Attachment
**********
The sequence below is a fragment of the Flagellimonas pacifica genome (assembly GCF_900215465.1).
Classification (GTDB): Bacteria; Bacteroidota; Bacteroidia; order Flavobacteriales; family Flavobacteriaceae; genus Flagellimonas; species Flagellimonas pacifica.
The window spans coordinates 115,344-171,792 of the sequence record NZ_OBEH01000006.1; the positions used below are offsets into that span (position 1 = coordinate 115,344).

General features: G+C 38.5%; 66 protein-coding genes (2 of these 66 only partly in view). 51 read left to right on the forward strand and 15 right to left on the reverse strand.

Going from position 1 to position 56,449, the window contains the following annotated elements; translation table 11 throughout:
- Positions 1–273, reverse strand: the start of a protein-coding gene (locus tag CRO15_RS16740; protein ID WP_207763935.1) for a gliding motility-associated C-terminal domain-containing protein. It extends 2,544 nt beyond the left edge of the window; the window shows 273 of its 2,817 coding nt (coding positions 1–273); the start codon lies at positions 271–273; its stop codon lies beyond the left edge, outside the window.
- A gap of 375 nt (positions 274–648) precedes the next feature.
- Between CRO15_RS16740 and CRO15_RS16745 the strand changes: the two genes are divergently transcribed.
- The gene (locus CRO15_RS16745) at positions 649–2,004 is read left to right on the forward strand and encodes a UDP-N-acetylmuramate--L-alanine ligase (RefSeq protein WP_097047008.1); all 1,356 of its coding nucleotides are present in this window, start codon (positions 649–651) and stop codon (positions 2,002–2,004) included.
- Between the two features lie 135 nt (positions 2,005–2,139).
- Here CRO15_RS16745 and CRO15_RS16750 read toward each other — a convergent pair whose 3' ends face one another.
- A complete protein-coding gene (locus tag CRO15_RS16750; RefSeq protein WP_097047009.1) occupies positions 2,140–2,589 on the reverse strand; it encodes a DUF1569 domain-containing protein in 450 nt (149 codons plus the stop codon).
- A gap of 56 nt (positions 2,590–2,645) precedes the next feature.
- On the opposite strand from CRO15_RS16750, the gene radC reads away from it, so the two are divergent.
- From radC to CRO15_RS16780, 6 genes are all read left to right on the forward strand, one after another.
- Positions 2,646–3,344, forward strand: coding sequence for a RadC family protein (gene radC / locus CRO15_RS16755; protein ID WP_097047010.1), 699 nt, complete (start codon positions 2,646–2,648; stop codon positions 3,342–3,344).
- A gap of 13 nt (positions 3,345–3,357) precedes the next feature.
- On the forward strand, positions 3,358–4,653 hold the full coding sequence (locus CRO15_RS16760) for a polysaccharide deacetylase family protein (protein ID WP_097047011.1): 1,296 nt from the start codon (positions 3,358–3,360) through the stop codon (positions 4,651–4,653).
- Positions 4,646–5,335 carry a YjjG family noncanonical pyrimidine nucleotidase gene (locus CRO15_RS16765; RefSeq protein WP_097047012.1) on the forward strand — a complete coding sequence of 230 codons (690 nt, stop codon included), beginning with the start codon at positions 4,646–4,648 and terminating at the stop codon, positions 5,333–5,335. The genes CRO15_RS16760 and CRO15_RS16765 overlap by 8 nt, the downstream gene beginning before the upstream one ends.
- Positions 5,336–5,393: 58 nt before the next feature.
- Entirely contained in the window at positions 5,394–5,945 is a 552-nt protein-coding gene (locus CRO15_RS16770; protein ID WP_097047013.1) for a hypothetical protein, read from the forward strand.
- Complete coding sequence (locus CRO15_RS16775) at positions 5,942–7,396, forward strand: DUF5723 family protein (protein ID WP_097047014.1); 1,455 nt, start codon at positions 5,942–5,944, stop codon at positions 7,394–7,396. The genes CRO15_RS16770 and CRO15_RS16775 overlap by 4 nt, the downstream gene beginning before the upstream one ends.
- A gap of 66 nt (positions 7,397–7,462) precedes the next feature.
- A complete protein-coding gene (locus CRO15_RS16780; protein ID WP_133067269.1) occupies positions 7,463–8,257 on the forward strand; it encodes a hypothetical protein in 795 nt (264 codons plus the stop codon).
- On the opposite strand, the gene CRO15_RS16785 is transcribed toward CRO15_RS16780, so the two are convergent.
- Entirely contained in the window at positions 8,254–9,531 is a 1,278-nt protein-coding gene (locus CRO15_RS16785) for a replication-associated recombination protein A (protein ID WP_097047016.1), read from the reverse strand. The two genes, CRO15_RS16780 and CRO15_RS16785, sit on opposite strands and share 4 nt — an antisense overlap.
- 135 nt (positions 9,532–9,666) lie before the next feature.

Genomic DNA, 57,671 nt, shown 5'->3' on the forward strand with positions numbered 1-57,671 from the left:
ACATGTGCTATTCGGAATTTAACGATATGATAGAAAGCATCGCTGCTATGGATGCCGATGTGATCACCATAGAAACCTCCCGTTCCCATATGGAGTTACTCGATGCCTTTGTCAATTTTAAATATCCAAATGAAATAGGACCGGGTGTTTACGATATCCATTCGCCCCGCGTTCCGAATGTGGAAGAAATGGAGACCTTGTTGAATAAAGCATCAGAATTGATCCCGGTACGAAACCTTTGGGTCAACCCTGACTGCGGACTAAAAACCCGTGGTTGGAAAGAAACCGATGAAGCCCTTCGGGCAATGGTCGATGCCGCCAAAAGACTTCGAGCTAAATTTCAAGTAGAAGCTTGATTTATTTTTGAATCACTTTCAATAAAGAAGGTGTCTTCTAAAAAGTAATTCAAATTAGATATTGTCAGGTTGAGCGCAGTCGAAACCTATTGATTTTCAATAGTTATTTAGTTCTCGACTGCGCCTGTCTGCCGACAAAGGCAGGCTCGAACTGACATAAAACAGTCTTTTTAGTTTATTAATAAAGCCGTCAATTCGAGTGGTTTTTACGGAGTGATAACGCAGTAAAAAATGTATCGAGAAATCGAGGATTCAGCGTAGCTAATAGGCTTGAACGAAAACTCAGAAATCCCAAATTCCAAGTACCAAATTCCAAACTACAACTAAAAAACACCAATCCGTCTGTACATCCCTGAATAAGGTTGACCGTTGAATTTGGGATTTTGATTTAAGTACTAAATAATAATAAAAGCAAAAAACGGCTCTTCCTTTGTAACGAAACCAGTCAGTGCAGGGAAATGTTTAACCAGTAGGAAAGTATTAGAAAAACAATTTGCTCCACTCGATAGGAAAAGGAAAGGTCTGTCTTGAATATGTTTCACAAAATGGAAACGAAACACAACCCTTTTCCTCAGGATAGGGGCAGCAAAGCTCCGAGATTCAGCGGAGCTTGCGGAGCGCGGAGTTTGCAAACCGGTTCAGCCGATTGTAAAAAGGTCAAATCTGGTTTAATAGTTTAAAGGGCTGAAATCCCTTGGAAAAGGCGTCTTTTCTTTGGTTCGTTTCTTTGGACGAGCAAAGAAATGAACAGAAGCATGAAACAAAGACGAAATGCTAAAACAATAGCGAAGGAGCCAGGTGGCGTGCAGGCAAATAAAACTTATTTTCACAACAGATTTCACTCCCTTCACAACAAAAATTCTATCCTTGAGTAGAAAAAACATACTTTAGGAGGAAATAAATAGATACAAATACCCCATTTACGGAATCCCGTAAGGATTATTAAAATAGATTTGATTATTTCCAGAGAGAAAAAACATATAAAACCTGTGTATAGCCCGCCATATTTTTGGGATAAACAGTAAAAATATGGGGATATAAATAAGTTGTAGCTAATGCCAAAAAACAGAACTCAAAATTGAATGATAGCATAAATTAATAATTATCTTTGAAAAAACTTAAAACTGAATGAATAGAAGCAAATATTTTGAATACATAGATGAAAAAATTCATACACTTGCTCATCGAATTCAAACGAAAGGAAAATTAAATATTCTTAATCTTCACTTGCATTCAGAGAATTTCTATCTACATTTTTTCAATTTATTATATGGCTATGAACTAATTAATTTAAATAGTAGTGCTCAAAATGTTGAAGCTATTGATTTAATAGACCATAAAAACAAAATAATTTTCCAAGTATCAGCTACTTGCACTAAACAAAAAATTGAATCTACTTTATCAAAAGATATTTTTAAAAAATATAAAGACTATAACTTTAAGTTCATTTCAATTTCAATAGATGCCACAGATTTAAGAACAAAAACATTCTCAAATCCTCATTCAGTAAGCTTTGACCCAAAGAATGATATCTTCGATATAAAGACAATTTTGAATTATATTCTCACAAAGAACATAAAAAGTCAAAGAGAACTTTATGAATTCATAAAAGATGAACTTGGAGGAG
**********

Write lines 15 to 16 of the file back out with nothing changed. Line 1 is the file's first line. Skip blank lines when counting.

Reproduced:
- From radC to CRO15_RS16780, 6 genes are all read left to right on the forward strand, one after another.
- Positions 2,646–3,344, forward strand: coding sequence for a RadC family protein (gene radC / locus CRO15_RS16755; protein ID WP_097047010.1), 699 nt, complete (start codon positions 2,646–2,648; stop codon positions 3,342–3,344).